My friend, Tom Krattenmaker, has written an important new book bearing on concern for the common good titled The Evangelicals You Don’t Know. Krattenmaker, who is a self-professed liberal, hopes that progressives like himself will welcome the changing face of Evangelicalism. In a recent Huffington Post article, Krattenmaker has written to liberals about “6 Evangelicals You Don’t Know…But Might Want To.”
Only one of the individuals mentioned in that list is a woman, who is also a person of non-Anglo heritage, my friend and colleague, Lisa Sharon Harper. My statement is not intended as a criticism of Krattenmaker’s article. Rather, I intend to build on this point by highlighting that the article is suggestive of what stands out in Evangelical circles and is structurally symbolic of the movement even at this time.
In what follows, I am building on Krattenmaker’s claim on pages 9-10 of The Evangelicals You Don’t Know and calling for greater attention to be given to Evangelical leaders who are women and people of diverse ethnicity whom Evangelicals don’t know, or don’t know enough, and need to know better. Krattenmaker is sensitive to this subject. Here is what he writes on pages 9-10 of The Evangelicals You Don’t Know.
Many of the people and projects described in this book fit, roughly, a category you might call the “new evangelicals.” That is a term you’ll see often on the pages that follow, mixed in with variations like “new-century evangelicals” and “new-paradigm evangelicals.” Who are they?
Part of the answer is that the characters in this book are generally Caucasian. Not to deny black churches the attention and credit (and criticism) they warrant, and not to imply that African American, Latino, and other non-white evangelicals are not participating in the course corrections necessitated by the changing times. But the transformations and correctives described in this book are generally seen in the ranks of white evangelicalism, a tradition that has largely been distinct (and, sadly, separate) from the black Protestant experience in America and that finds itself today with distinct challenges and imperatives for change.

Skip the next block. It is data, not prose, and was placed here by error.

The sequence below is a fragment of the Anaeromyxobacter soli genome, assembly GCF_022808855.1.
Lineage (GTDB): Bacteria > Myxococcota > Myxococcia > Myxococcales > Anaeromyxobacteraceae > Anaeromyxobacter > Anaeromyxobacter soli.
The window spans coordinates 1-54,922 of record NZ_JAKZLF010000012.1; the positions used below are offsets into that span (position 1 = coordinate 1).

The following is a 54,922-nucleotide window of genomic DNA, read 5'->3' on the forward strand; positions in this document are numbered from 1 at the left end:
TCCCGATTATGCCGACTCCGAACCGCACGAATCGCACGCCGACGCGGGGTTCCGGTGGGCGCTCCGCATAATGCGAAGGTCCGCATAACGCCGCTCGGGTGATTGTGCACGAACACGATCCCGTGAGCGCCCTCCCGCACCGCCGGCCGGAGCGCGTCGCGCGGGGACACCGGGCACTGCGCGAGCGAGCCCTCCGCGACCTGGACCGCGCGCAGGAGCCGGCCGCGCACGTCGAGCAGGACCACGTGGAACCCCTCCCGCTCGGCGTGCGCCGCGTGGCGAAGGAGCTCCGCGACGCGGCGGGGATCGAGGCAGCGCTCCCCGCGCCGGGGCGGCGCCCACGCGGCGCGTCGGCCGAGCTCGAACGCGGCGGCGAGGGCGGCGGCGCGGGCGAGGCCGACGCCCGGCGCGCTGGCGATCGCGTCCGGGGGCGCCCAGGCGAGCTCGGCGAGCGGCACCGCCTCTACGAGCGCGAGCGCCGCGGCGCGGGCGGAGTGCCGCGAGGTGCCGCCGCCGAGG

In addition to being white, the new evangelicals chronicled in this book are generally, but not exclusively, young adults and adults in early middle age. Sharp-eyed readers will notice, too, that a disproportionate number of the central figures of this book are male. This parallels an unfortunate reality about this new evangelicalism (and the old one, too)—namely, the movement is largely led by men. By showcasing several women in the coming chapters, I hope to encourage more to step forward, and more men to accept their leadership.
In this spirit, Krattenmaker goes on to give prominent, chapter-heading roles to Lisa Sharon Harper, Julie Clawson, and Stephanie Tama-Sweet. Others who stand out to me and who need to receive consideration in future works include Andrea Smith, Mae Elise Cannon, Sandra Van Opstal, Mimi Haddad, and Carolyn Custis James. The list could and should go on, so please add more!
I have mentioned previously in my writing that my wife, Mariko, a native of Japan, has encouraged me and white, male Christian leaders like myself to share the microphone with others so that the body of Christ can become more well-rounded and whole. One area where such sharing of the microphone needs to occur increasingly is at Christian conferences. My friend and colleague, Soong-Chan Rah, recently spoke about how monolithic many Christian conferences are in terms of the diversity—actually the lack thereof—of keynote presenters. Of course, white male Christian leaders have something vital to contribute to the ongoing conversations around the church, the gospel, and the Christian life. Given the makeup of numerous conference speaker lists, it almost goes without saying that white, male Christian leaders are viewed as having something vital to contribute. What needs to be stated in increasing measure is that we need to hear from a greater variety of diverse perspectives and voices, including especially women and men of non-Euro-American ethnic heritages, so that our appreciation and understanding as Evangelicals of the church, the gospel and the Christian life can become more well-rounded and expansive.
As we Evangelicals get to know and hear from an expansive number of Evangelical leaders who are women and men of diverse ethnic backgrounds here in North America and across the globe, we will come to know better who we as a movement are and what the gospel of the kingdom entails for us in our day.
This piece is cross-posted at Patheos and The Institute for the Theology of Culture: New Wine, New Wineskins. Comments made here are not monitored. To join the conversation, please comment on this post at Patheos.
Dr. Paul Louis Metzger is the Founder and Director of The Institute for the Theology of Culture: New Wine, New Wineskins and Professor at Multnomah Biblical Seminary/Multnomah University. He is the author of numerous works, including Connecting Christ: How to Discuss Jesus in a World of Diverse Paths and Consuming Jesus: Beyond Race and Class Divisions in a Consumer Church. These volumes and his others can be found wherever fine books are sold.